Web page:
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Thursday 14 December 2017

‘My bones lay next to me on the bloody sidewalk’ victim tells Boston bomber trial

HORROR: Tsarnaev and brother used bombs at marathon 'to tear people apart'

Boston Marathon bombing survivor Heather Abbott is helped from a bus outside federal court, Wednesday, March 4, 2015, in Boston, on the first day of the federal death penalty trial of bombing suspect Dzhokhar Tsarnaev.
Boston Marathon bombing survivor Heather Abbott is helped from a bus outside federal court, Wednesday, March 4, 2015, in Boston, on the first day of the federal death penalty trial of bombing suspect Dzhokhar Tsarnaev.
Boston Marathon bombing suspect Dzhokhar Tsarnaev (FBI/AP)

Clouds of smoke, improvised tourniquets and screams of pain were evoked in the first day of the Boston Marathon bombing trial yesterday as people who survived the deadly attack recalled one of the darkest days in the city’s memory.

On the first day of testimony in the trial of Dzhokhar Tsarnaev, whose lawyer admitted he committed the crime, the women described their memories of the 2013 blasts, their wounds and the terror they felt.

Three people were killed and more than 260 hurt when two shrapnel-packed pressure-cooker bombs exploded near the finish line. Tsarnaev, then 19, was accused of carrying out the attacks with his 26-year-old brother Tamerlan, who was killed in a shootout and getaway attempt days later. Authorities contend the brothers — ethnic Chechens who arrived from Russia more than a decade ago — were driven by anger over US wars in Muslim lands.

Two of the women who testified yesterday had to have their left legs amputated and all of them spoke in graphic detail. It gave the jury a glimpse of the kind of agonising testimony they can expect to hear in the coming months.

Sydney Corcoran, 17 at the time of the bombings, told the jury how she and her parents went to the marathon on April 15, 2013, to see her aunt run the race for the first time.

She recalled happily waiting to see her aunt cross the finish line one minute, then being immersed in smoke the next. She said she passed out and when she regained consciousness, she was lying on her back and men were tying tourniquets to her thigh.

“I was getting increasingly cold and I knew I was dying,” she said.

Corcoran’s femoral artery had been severed and she nearly bled to death on the pavement. Later, in the hospital, a nurse told her she was going to wheel her mother into her room, but needed to warn her about something.

“Your mother doesn’t have her legs anymore,” Corcoran said the nurse told her. “I just said, ‘I don’t care, I just want my Mom’,” she said.

Rebekah Gregory, who had 17 surgeries on her leg before doctors amputated it in November, walked slowly to the witness stand on an artificial limb.

“I remember being thrown back, hoisted into the air,” said Gregory, who had gone to watch the race with her five-year-old son, Noah, and her boyfriend’s family.

“My first instinct as a mother was, where in the world was my baby, where was my son?”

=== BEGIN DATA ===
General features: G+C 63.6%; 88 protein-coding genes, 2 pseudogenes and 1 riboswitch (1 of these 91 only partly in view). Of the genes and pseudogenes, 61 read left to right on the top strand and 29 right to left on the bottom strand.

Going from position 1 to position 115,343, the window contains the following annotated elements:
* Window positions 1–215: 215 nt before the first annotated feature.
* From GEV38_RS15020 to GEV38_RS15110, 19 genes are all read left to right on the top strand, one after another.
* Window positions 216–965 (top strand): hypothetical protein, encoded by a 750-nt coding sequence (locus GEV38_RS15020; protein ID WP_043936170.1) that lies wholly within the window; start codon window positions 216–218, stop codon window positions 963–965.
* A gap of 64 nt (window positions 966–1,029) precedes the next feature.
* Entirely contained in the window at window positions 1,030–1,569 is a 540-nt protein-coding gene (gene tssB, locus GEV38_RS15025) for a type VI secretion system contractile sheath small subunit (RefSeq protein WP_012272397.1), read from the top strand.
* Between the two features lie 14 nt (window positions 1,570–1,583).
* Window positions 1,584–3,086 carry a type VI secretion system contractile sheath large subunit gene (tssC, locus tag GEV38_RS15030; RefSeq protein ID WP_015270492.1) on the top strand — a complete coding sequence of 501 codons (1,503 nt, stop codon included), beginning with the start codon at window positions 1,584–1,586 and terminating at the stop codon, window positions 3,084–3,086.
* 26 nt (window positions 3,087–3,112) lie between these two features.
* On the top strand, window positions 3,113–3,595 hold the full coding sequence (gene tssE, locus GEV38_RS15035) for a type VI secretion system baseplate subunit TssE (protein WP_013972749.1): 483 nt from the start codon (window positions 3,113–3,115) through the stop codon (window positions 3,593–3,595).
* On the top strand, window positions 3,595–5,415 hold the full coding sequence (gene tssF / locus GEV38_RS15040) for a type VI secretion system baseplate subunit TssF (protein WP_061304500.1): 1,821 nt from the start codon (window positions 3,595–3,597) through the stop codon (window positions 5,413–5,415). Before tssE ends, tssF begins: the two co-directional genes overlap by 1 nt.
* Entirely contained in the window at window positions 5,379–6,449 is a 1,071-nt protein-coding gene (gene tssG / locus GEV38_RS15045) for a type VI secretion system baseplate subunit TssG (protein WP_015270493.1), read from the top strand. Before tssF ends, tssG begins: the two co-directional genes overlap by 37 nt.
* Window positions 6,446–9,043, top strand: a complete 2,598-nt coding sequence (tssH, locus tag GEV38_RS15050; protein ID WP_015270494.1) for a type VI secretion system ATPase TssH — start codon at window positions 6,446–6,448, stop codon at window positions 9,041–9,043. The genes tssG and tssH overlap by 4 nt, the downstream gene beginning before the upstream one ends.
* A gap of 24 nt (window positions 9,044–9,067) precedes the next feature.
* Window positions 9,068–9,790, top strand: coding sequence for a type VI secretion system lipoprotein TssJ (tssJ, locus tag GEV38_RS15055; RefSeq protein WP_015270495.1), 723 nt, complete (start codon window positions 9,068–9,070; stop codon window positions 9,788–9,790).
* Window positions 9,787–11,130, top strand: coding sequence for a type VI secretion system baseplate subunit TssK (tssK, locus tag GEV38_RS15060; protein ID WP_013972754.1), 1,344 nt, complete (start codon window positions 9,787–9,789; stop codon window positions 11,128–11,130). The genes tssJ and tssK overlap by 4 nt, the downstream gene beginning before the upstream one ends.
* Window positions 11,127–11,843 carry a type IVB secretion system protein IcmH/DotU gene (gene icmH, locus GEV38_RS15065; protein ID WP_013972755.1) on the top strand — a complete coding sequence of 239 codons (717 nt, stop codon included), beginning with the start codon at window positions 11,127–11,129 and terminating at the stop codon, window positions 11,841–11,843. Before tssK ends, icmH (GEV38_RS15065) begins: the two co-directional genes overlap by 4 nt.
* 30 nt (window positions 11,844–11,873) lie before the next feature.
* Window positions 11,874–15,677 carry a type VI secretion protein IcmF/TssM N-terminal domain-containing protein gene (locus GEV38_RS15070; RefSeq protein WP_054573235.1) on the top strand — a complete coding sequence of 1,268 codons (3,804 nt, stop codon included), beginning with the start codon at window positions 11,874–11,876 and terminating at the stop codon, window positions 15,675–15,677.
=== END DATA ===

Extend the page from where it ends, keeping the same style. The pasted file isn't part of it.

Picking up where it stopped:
She said she looked down at her leg: “My bones were literally laying next to me on the sidewalk and blood was everywhere.”

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Boston Marathon bombing suspect Dzhokhar Tsarnaev (FBI/AP)

She saw other peoples’ body parts all around her, and “at that point, I thought that was the day I would die.”

“I said a prayer. I said, ‘God, if this is it, take me, but let me know that Noah is OK.’”

Someone finally picked up her son and put him down beside her. She testified that as she looked for the boy, she saw a dead woman on the pavement. That woman was Krystle Campbell.

The manager of Marathon Sports, Shane O’Hara, 44, recalled stepping to his front door to watch runners who had bought sneakers from him cross the finish line and later seeing his shop window wrapped in smoke.

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The bomb goes off

Federal prosecutors showed O’Hara and the jury surveillance camera video taken inside his sporting-goods store. In the video, he is shown tying an improvised tourniquet on a woman hurt by the blasts and later carrying out stacks of clothing to be used as bandages.

“The thing that haunts me is the making decisions about who needed help first, who needed more, who was more injured than the other,” said O’Hara, choking up. “That was never my role, to make that decision, but you felt like you had to do that.”

Tsarnaev, shaggy-haired and goateed, slouched in his seat and showed little reaction as the case unfolded. The defence did not ask a single question of the victims who testified.

Their emotional accounts came after a blunt opening statement by Tsarnaev’s lawyer, who flatly told the jury that the 21-year-old former college student committed the crime.

“It was him,” said defence attorney Judy Clarke, one of the nation’s foremost death-penalty specialists.

But in a strategy aimed at saving Tsarnaev from a death sentence, she argued that he had fallen under the malevolent influence of his now-dead older brother, Tamerlan.

 

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